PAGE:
This is a little bit (a lot) all over the map. I can’t help it. I’m processing on paper. There is a lot of more than semi-random flotsam floating in my head, and I’m finding that it’s more political than usual. Sign of the times, perhaps?
I am pretty much the least political person you’ll ever meet. I’m a moderate in general. I don’t affiliate with any party. This is in part because I understand how affiliating with a group causes us to identify and tribalize in ways that aren’t always helpful. It’s also in part because I don’t think either party uniquely represents me.In the 13 elections I’ve been old enough to vote in, I’ve split my vote almost evenly between parties. (I’ve rarely been for the winner. You could almost, but not quite, predict winners by who I’m (not) voting for. Or who I’m actively voting against, in the instance where I’m not sure I’m exactly for anyone in the race.)
I get frustrated when I hear Christians that I love and respect tell me that [insert person] is the ONLY candidate we can possibly be for because of [hot button issue] that we as Christians should all stand for/against. (I heard this type of thing in more than just the last election, btw, hence the variable nature of the statement.)
Until Jesus is on the ticket, there’s not a “right person” running, only fallen failed broken people on both tickets. And even if you think one person falls on the right side of your issue, maybe there are other hot button issues that I care more about. Or maybe I think there’s a better and more loving way to show Christ’s redeeming power and love while we address that issue.
Neither party is on “our side” – there are no sides, though we’ve drawn them in the sand and seem willing to fight to the death over them. The days of discourse across parties about the best way to address an issue feels lost when it’s like we suddenly don’t even agree what the issues should be.
That can’t be all there is, can it? What, God help us, will make us start talking to each other, start working together?
I don’t have the answers.
So I watch while the party-in-power does something terrible, like change the process of law, or gerrymander districts to cut the other side’s voting power, to keep themselves in position, when really what they are doing is minimizing the power of other voices. And the other side calls them on it, screams to the heavens that it’s wrong… And they defend their actions arguing, well you did it first. Like who was wrong first is the point. (Doesn’t matter sides today, because it’s all the same horseshit both sides serve up, and no one is innocent. Go back or forward to flip the script, but it’s still the same play.) And I scream in my head because if it was the wrong thing when they did it (whichever “they” may be) and you knew it was awful then, why are you doing it now??? If whatever you are now proposing would be catastrophic if used by the other party? Then it’s wrong. It doesn’t seem like it’s that hard a concept to follow…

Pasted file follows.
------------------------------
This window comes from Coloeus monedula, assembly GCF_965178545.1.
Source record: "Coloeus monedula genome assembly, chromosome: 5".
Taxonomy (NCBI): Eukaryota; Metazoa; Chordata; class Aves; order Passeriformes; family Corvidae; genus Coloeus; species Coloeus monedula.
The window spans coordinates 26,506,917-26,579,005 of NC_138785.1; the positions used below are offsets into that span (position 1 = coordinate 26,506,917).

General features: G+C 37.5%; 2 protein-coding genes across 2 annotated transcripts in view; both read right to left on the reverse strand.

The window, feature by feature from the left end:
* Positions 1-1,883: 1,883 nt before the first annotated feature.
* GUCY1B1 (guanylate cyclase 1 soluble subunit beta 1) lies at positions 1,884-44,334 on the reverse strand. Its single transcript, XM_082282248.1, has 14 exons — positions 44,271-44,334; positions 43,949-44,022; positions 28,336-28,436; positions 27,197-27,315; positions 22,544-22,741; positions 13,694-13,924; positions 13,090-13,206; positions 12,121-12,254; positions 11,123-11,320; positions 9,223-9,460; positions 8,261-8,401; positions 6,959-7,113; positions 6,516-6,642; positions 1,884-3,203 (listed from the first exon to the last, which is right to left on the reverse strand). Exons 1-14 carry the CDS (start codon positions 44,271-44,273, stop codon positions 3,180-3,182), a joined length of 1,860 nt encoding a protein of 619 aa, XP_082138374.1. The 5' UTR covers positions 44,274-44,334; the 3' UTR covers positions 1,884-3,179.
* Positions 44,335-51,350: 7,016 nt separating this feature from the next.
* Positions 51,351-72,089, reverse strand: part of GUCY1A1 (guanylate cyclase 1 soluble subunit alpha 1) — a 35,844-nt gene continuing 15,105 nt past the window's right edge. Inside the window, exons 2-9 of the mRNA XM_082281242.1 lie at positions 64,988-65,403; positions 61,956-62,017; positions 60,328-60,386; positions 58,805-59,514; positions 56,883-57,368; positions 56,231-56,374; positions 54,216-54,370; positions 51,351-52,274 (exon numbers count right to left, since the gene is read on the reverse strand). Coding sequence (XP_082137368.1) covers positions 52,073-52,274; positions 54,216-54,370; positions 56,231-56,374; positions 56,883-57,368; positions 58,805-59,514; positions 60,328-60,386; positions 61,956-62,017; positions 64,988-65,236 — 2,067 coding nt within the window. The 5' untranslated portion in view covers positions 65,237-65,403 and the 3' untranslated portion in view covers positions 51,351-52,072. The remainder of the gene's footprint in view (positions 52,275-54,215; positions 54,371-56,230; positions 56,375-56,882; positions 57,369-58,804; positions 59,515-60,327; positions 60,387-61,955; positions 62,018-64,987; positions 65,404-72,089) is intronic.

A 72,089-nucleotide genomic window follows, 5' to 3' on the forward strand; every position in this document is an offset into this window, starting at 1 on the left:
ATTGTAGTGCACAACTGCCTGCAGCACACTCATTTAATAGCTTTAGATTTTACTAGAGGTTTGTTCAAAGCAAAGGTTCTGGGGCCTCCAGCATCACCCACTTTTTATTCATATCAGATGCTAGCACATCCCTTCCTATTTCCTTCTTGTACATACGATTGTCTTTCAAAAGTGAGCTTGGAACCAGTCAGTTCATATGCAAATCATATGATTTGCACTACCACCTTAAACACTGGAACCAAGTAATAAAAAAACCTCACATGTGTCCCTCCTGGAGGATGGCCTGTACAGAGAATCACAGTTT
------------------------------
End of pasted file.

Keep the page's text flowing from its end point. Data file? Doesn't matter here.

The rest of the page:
It happens in other areas, not just across party lines, and I struggle there too.
The only thing I could think, when the Hobby Lobby case made it legal for a for-profit public (non-religious) organizations to use religious grounds to override women’s rights, and a few of my friends rejoiced that this was a victory for Christians, was that I don’t understand how a for-profit company has religious beliefs (the individuals who work there, yes, but to my mind the company itself is a legal entity, not a spiritual one), that I don’t understand how corporations having the right to deny women’s access to birth control is a victory for anyone really, and that I wasn’t so sure they’d have interpreted it as a victory of faith vs a loss for women, if it had been a Muslim company. I just don’t know.
More things I don’t understand or know what to do with: I don’t understand how you can say you’re pro-life (anti-abortion) but also actively support efforts to block funding for and access to birth control, and affordable healthcare coverage for maternity and prenatal care and childbirth, and Head Start programs, and fostering, and tax credits for adoption, and other social programs that would give women more and better choices and children better lives… That’s not pro-life. It’s just pro-birth. I just don’t see how someone can vote for – or support those who vote for – all of those stances simultaneously, and think they’re on the right side of that issue.
I know it starts to sound like I’m aligning with a side, but I don’t feel like it’s about sides. At least not to me. But again, maybe I’m the one that’s adrift here.
If something is wrong, then it’s wrong, and if it’s wrong enough to fight about it, then it seems like that shouldn’t be the case only-when-someone-else-does-it. So: Clinton shouldn’t have been using a private server for government business (no, she shouldn’t have!), and yet a bunch of Trump advisors were found to do the same. (It’s not been proven that they used it for classified purposes, to be fair. But it also hasn’t been investigated, so we don’t actually know one way or the other. And there’s still a lot of screaming about how we should be re-examining Clinton’s use (even though it was investigated… maybe that’s needed, I don’t know, but then shouldn’t we be investigating everyone who’s done that to ensure there hasn’t been misuse or breaches of security? If it is a legitimate concern, whether for security reasons or ethical ones or both, shouldn’t it be a concern across the board?)
It feels to me like this is all just the same and all the screaming about no it’s totally different because … well, no one can explain to me why or how it’s different in logical terms. Just that it is because it’s us/them.